Stephen Webb was recorded as living in Virginia in February 1623. He was under the Muster of Captain Roger Smith who came at the age of 25.
Thomas Webb, age 18, came to the Barbados aboard the Faulcon of London in April 1635.
Katherin Webb, age 22, came to the Island of Providence (island off the coat of Nicaragua) aboard the Expectacion in April 1635.
Thomas Webb, age 18, came to Virginia aboard the Paule of London in July 1635.
Edward Webb, age 17, came to St. Christopher’s aboard the Amitic in October 1635.
Thomas Webb, age 22, came to the Barbados aboard the Falcon in December 1635.
Anthony Webb of Lanceston, age 20 years old, came to St. Christopher’s aboard the Robert Bonaventure in 1634.
James Webb was on a list of convicted rebels (Monmouth’s Rebellion of 1685) and was sent to the New World toward the end of the seventeenth century.
Samuel Webb, who owned one slave, was recorded as a land owner in the Barbados in 1679.
Edward Webb was buried in the parish of St. James in the Barbados in June of 1679.
Other early settlers in colonial America bearing this surname include Christopher Webb (Braintree, Massachusetts 1628), Richard Webb (Boston MA, with wife Elizabeth), Arthur Webb (Maryland 1637), Humphry Webb (Virginia 1719), and Isaac Webb (New England 1731).
In Canada, one of the first settlers bearing this last name was William Webb, a fisherman, who came to Petty Harbour, Newfoundland in 1735. In Australia, Jeremiah Webb, a convict from Cambridge, England who came aboard the Abrab in 1822, arriving in Van Diemen’s Land (present day Tasmania). In New Zealand, some of the first settlers bearing this name came to the city of Wellington in 1840 aboard the Cuba: Charles Frederick, George, William H., and Charles (a bricklayer by trade).
Early Americans Bearing the Webb Family Crest
Charles Bolton’s American Armory (1927) contains one entry for this surname:
1) Gules a cross engrailed and couped between 4 falcons or. Crest: an eagle rising from a ducal coronet or. Motto: Principia non homines. Bookplate I. Watson Webb, editor, Conn.
2) Gules a cross humettée engrailed or between 4 falcons jessed and belled or. Crest: a demi-eagle displayed issuing from a ducal coronet. Bookplate W. B. Webb, Washington.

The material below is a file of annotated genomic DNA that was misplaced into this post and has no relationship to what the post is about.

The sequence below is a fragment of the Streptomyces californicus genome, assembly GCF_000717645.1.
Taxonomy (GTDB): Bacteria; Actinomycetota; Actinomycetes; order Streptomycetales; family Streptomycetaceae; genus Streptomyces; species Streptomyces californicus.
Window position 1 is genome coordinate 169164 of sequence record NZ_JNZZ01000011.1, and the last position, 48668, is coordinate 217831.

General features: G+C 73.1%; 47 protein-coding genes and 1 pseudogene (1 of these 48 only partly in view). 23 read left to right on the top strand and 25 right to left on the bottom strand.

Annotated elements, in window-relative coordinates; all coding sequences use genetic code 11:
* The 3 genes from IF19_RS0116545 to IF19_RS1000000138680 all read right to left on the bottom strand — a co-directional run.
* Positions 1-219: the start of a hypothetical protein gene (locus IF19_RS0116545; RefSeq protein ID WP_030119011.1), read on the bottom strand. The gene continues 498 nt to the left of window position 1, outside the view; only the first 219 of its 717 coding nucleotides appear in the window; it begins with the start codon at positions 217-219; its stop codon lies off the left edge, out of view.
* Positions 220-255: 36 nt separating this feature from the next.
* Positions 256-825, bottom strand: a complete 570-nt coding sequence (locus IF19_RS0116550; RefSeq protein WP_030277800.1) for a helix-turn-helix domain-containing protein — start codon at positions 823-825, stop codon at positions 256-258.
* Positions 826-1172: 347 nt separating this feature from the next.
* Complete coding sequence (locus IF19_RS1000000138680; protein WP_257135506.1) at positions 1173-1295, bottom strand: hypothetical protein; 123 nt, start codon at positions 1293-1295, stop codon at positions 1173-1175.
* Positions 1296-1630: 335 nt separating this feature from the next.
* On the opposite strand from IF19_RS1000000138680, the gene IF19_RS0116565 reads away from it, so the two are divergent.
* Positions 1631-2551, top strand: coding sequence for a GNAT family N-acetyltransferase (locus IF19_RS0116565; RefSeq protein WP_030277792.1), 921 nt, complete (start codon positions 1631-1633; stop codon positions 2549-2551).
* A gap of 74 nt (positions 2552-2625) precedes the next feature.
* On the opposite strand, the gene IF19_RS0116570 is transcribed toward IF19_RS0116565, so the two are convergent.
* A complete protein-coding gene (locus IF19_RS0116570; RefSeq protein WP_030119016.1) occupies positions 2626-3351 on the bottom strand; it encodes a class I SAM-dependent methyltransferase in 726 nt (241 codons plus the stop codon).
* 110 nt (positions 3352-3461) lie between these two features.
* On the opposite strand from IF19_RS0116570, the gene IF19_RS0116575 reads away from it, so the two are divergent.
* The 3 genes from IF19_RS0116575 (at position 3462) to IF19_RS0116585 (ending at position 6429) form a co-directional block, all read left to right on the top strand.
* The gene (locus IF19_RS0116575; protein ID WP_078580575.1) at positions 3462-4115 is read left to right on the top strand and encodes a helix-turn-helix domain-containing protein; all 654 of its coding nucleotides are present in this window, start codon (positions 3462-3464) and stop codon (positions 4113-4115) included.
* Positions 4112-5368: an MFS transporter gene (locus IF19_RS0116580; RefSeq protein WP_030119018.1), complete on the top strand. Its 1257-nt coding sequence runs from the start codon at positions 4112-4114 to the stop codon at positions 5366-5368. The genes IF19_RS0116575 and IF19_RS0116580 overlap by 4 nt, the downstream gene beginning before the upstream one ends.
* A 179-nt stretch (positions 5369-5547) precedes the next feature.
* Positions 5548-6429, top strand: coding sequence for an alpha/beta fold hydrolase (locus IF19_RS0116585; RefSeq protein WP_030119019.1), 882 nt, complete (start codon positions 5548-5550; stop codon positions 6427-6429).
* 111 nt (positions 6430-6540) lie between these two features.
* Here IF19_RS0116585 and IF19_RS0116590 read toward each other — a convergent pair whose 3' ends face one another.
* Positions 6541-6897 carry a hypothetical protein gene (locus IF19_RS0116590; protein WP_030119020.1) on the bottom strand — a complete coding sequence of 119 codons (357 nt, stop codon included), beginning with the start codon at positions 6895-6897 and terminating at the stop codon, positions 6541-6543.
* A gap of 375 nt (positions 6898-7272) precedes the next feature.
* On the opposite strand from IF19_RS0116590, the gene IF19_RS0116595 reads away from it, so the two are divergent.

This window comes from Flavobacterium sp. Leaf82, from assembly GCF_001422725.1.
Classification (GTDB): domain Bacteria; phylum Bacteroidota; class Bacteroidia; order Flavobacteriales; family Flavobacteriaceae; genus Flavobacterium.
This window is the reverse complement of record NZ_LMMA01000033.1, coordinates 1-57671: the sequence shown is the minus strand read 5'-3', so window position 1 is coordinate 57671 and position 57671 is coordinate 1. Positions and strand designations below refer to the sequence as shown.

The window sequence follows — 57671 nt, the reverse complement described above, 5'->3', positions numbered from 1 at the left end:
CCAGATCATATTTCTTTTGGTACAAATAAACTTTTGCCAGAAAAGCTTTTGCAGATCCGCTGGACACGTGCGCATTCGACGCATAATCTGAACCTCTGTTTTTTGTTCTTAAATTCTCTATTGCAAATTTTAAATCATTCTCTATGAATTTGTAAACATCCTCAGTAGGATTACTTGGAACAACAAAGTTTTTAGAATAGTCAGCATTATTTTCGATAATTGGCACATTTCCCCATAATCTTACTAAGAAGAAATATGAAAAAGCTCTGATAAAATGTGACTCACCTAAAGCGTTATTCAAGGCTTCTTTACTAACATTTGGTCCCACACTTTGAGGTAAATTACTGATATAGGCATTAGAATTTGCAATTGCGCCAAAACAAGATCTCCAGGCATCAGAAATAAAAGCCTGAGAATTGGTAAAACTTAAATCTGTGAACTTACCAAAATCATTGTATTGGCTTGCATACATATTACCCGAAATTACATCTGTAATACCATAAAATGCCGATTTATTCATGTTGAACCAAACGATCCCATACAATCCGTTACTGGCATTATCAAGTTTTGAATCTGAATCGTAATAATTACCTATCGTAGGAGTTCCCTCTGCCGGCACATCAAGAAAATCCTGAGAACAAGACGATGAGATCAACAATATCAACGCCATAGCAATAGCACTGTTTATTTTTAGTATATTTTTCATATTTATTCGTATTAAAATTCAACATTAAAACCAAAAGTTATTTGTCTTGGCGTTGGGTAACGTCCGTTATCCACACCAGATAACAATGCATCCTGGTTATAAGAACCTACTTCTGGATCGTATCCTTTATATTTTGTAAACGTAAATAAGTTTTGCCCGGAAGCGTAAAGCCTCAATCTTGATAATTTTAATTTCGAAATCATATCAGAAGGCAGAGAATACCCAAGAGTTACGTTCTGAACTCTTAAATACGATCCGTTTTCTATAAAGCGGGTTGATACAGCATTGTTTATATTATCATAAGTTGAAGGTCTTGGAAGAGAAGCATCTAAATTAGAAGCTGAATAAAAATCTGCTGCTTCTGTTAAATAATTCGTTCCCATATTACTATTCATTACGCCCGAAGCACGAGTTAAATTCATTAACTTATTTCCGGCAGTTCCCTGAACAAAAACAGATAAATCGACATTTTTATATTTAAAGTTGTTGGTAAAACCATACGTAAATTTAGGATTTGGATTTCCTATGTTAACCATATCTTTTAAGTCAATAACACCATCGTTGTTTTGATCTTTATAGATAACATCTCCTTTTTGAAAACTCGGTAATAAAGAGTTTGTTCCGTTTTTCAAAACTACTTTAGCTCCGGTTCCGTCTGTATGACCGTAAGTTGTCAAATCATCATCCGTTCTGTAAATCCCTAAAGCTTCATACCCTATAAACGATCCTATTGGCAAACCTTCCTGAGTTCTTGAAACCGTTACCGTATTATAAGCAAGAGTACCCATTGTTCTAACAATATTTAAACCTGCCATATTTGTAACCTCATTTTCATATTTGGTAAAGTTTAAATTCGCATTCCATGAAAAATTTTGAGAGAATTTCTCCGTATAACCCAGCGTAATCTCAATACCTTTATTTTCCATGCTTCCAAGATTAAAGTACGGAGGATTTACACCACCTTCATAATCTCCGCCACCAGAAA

Crozier’s General Armory (1904) contains three entries for this name:
1) Richard Webb of Boston, Massachusetts, 1632, from Gloucestershire. Or, a cross quarterly, counterchanged gules and sable. Crest: A hind’s head erased proper vulned in the neck gules.
2) Webb of New Kent, Virginia. Gules, a cross between four falcons or. Crest: Out of a ducal coronet or, a demi-eagle rising gules.
3) Mrs. William H. Webb, of Rochester, New York. For Arms see Andrew Ward of Fairfield, Connecticut (Azure, a cross between four eagles displayed argent)
Matthew’s American Armoury (1907) and Bluebook contains one entry for this name:
1) William Seward Webb of Sherlburne Farms, Vermont, who was born in New York City in January of 1851. He was educated at Columbia and was a member of the Vermont legislature. In 1881, he married Lila O. daughter of William H. and Luisa (Kissam) Vanderbilt, with whom he had four issue: James Watson (1884), William Seward (1887), Vanderbilt (1891), and Frederica Vanderbilt. Gules, a cross engrailed humettee between our falcons or. Crest: Out of a ducal coronet a demi-eagle displayed or. He was the son of James W. Webb and Laura V. Cram, and grandson of General Samuel B. Webb who was a Lieutenant-Colonel on the Staff of General George Washington during the American Revolution. He descended from Richard and Elizabeth Webb from Gloucestershire, England.
I have identified nine Webb family mottoes:
1) Be firm
2) Victoria a Domino (Lord’s Victory)
3) Quid prodest? (What does it profit?)
4) Corona mea Christus (Christ is my crown)
5) In alta tende (Aim at things on high)
6) Nil conscire sibi (To have a conscience free from guilt)
7) Non nobis nascimur (We are not borne for ourselves)
8) Robore (By strength)
9) Virescit vulnere virtus (Her virtue flourishes by her wound)
10) Pricipia non homines (Principles not men)